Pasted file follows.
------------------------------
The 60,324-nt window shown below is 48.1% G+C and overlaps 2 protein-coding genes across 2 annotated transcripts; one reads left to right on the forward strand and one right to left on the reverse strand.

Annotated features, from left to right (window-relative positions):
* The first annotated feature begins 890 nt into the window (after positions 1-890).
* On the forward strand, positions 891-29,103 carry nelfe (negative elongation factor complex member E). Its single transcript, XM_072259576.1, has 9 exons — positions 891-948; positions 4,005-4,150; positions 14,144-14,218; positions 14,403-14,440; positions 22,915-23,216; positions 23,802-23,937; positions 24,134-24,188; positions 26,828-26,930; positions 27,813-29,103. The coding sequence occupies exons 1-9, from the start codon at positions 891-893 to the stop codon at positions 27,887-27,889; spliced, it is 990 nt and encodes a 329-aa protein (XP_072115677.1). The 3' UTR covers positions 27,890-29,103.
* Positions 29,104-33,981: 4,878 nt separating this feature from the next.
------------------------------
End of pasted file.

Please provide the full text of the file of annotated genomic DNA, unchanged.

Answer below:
The 60,324-nt window shown below is 48.1% G+C and overlaps 2 protein-coding genes across 2 annotated transcripts; one reads left to right on the forward strand and one right to left on the reverse strand.

Annotated features, from left to right (window-relative positions):
* The first annotated feature begins 890 nt into the window (after positions 1-890).
* On the forward strand, positions 891-29,103 carry nelfe (negative elongation factor complex member E). Its single transcript, XM_072259576.1, has 9 exons — positions 891-948; positions 4,005-4,150; positions 14,144-14,218; positions 14,403-14,440; positions 22,915-23,216; positions 23,802-23,937; positions 24,134-24,188; positions 26,828-26,930; positions 27,813-29,103. The coding sequence occupies exons 1-9, from the start codon at positions 891-893 to the stop codon at positions 27,887-27,889; spliced, it is 990 nt and encodes a 329-aa protein (XP_072115677.1). The 3' UTR covers positions 27,890-29,103.
* Positions 29,104-33,981: 4,878 nt separating this feature from the next.